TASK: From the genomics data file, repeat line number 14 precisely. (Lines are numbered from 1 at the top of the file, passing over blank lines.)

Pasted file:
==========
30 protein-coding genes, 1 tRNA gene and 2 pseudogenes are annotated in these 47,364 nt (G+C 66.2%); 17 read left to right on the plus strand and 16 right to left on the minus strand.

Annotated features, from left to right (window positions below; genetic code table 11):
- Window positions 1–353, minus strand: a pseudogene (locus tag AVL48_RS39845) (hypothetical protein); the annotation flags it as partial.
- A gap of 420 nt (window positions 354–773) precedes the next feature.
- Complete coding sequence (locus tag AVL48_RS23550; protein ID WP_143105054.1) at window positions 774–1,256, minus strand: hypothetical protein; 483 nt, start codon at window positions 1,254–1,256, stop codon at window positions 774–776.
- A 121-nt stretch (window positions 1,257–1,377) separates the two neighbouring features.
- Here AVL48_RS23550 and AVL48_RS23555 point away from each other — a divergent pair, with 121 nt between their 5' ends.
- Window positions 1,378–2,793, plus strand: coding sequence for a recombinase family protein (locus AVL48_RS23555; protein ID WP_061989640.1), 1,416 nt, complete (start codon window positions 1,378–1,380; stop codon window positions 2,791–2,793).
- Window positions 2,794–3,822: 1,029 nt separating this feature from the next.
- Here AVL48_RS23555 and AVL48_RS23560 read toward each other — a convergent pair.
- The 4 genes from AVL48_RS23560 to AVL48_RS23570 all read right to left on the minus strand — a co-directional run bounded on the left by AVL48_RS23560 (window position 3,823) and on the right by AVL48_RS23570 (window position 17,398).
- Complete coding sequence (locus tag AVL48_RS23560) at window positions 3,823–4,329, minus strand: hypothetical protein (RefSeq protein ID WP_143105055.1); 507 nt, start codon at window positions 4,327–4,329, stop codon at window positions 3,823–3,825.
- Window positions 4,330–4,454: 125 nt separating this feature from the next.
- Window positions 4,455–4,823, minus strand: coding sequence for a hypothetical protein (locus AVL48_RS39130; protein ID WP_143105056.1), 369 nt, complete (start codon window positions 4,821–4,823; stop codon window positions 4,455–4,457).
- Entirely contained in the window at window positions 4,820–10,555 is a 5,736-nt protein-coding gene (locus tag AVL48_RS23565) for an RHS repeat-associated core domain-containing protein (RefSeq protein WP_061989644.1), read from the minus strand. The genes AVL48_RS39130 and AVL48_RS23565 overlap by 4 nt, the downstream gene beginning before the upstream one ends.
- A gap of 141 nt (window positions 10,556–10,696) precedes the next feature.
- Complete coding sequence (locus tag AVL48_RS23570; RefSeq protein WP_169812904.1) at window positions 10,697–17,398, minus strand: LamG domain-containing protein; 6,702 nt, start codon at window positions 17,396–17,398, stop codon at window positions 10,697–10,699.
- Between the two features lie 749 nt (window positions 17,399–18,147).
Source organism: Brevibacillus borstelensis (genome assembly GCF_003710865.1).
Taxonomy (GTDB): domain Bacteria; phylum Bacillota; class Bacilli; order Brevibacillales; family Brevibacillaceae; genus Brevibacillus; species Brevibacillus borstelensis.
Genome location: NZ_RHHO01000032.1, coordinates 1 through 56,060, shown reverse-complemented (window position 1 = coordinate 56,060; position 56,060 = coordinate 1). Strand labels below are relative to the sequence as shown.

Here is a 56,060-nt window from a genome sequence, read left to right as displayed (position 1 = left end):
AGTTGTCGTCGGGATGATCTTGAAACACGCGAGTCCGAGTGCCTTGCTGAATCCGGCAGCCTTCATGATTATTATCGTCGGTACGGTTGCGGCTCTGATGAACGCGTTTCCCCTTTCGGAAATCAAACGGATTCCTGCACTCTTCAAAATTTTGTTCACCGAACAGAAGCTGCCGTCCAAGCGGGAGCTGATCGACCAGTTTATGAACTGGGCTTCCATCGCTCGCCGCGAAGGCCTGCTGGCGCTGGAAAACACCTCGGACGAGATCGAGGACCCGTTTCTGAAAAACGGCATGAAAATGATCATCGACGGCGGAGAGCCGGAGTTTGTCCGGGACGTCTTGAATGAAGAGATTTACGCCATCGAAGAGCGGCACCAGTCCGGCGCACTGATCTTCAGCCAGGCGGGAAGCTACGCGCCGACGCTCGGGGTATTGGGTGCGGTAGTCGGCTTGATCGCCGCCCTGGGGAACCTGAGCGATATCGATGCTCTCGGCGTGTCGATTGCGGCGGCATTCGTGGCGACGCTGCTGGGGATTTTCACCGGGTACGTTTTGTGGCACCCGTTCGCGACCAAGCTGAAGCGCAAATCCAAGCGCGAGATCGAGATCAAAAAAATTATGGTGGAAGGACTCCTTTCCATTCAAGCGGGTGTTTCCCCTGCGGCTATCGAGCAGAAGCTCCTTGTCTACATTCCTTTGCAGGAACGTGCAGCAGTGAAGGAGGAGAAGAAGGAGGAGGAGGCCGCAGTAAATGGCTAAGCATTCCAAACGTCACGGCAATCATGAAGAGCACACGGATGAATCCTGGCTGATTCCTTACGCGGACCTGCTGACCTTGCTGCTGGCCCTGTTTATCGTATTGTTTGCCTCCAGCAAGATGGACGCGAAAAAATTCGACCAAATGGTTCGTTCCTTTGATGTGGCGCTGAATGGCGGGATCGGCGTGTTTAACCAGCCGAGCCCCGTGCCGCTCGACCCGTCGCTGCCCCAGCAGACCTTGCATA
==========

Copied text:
- Window positions 4,455–4,823, minus strand: coding sequence for a hypothetical protein (locus AVL48_RS39130; protein ID WP_143105056.1), 369 nt, complete (start codon window positions 4,821–4,823; stop codon window positions 4,455–4,457).